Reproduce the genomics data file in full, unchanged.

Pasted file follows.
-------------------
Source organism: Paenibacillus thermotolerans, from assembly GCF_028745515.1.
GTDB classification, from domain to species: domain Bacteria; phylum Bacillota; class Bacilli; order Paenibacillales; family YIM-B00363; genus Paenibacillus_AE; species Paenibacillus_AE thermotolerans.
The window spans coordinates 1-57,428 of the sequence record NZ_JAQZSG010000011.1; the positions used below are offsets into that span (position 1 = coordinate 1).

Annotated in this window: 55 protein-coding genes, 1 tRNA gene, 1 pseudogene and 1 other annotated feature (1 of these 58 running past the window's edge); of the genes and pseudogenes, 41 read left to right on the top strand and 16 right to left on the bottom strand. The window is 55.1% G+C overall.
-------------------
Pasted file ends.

Source organism: Paenibacillus thermotolerans, from assembly GCF_028745515.1.
GTDB classification, from domain to species: domain Bacteria; phylum Bacillota; class Bacilli; order Paenibacillales; family YIM-B00363; genus Paenibacillus_AE; species Paenibacillus_AE thermotolerans.
The window spans coordinates 1-57,428 of the sequence record NZ_JAQZSG010000011.1; the positions used below are offsets into that span (position 1 = coordinate 1).

Annotated in this window: 55 protein-coding genes, 1 tRNA gene, 1 pseudogene and 1 other annotated feature (1 of these 58 running past the window's edge); of the genes and pseudogenes, 41 read left to right on the top strand and 16 right to left on the bottom strand. The window is 55.1% G+C overall.